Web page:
Richmond gas station fueling families with free food

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Richmond gas station fueling families with free food
Photo credit: Richmond Police Department

By Mike Kinney

Even before the start of the COVID-19 pandemic shelter-in-place orders, the owners of several gas stations in the Bay Area, including the ARCO at 23rd Street and Barrett Avenue in Richmond, recognized the need to feed local families.

In January, they launched a Free Meals on Wheels program from their gas stations in San Jose, Oakland and Richmond, said Japjot Sethi, who started the program with his partner Devinder Singh, who was a head chef at the Stanford cafeteria serving thousands of students. Singh leads cooking and operations for the free meals program, which launched in Richmond in March.

The timing couldn’t have been better. And the impact has been immense.

Every Thursday from 11 a.m. to 1 p.m., about 1,000 to 1,500 meals are handed out to underserved families at the Richmond ARCO on 23rd Street. To date, 25,000 hot meals and 15,000 grocery boxes have been provided from the Richmond location.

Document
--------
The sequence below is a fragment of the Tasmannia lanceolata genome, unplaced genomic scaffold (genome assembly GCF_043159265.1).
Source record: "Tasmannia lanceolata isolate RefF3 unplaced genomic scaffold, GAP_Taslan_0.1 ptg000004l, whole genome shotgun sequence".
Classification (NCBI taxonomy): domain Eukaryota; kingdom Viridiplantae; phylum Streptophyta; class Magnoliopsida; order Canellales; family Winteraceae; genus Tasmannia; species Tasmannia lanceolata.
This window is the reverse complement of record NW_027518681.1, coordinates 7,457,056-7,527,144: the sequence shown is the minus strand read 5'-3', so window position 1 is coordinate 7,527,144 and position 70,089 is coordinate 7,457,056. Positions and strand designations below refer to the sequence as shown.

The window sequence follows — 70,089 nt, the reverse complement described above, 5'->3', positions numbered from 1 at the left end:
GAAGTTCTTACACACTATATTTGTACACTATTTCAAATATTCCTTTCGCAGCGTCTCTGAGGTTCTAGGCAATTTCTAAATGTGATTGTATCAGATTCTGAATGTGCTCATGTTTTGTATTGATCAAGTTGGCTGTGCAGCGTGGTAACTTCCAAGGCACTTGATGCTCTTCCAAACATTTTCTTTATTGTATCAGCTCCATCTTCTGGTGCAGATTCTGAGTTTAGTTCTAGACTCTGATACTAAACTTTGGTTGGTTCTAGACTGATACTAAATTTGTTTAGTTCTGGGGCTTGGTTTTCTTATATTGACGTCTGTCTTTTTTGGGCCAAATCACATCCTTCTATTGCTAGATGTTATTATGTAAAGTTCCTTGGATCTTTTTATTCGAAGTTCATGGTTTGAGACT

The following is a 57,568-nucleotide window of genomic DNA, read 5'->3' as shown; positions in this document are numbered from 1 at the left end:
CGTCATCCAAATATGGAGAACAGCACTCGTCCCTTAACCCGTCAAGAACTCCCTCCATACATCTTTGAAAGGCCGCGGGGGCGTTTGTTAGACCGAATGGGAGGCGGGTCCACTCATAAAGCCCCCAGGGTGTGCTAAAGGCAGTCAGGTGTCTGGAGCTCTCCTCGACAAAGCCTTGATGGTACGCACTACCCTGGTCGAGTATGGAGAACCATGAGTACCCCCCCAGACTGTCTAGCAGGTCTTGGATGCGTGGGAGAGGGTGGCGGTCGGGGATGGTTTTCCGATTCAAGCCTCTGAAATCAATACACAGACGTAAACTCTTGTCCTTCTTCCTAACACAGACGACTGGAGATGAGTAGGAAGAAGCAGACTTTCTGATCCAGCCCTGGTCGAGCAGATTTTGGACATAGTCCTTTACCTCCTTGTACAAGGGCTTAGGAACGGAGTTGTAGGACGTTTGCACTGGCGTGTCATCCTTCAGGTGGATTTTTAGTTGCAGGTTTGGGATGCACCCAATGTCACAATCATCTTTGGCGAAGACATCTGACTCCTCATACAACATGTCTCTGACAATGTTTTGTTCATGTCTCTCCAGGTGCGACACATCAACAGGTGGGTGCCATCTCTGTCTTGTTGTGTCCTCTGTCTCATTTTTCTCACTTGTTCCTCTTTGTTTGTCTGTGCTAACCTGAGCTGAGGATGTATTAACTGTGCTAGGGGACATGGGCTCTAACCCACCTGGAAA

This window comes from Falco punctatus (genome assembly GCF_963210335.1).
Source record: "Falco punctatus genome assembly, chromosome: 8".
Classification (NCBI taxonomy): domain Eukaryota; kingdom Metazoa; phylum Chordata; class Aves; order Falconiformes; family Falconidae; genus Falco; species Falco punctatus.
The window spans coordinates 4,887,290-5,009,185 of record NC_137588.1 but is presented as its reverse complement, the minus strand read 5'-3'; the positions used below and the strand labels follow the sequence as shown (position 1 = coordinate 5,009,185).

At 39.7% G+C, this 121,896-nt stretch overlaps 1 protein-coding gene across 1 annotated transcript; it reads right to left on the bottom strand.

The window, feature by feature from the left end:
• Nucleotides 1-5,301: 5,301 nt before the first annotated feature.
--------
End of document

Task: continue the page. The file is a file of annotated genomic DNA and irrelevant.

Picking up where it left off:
To date from all its Bay Area locations, the program has delivered about 30,000 hot meals, 25,000 grocery boxes and 5,000 gallons of milk, Sethi said.

“Our vision is to bring free food trucks in underserved areas to provide food to families and individuals in need,” he said. “No one should have to go to bed hungry.”

Sethi said their efforts have been aided by the Richmond Police Department. He approached an RPD officer who connected with the city’s Crime Prevention unit, which spread the word and connected the program to school district families in need.

Richmond officials are proud to help embolden Sethi’s efforts.

“Putting a meal on the table is very hard In these times,” said Michelle Milam, the city’s Crime Prevention manager. “It was hard before the pandemic and harder now. Free Meals on Wheels is a demonstration of how the community is coming together to help support those in need and demonstrates the passion to serve.”

The program could use even more helping hands.

People can donate or sign up to volunteer to support the food giveaways by visiting the website www.freemealsonwheels.com.

3 COMMENTS

  1. That’s good of the Indians we support there stores and they are showing appreciation, now what about the Yemeni who have all the corner stores posioning the neighborhood with with all bad things

  2. What are Yemeni doing for the people in the troubled time nothing saling 8 oz sanitizer for 10 dollars and face mask for 10 dollars still building there bank accounts while the neighborhood suffers

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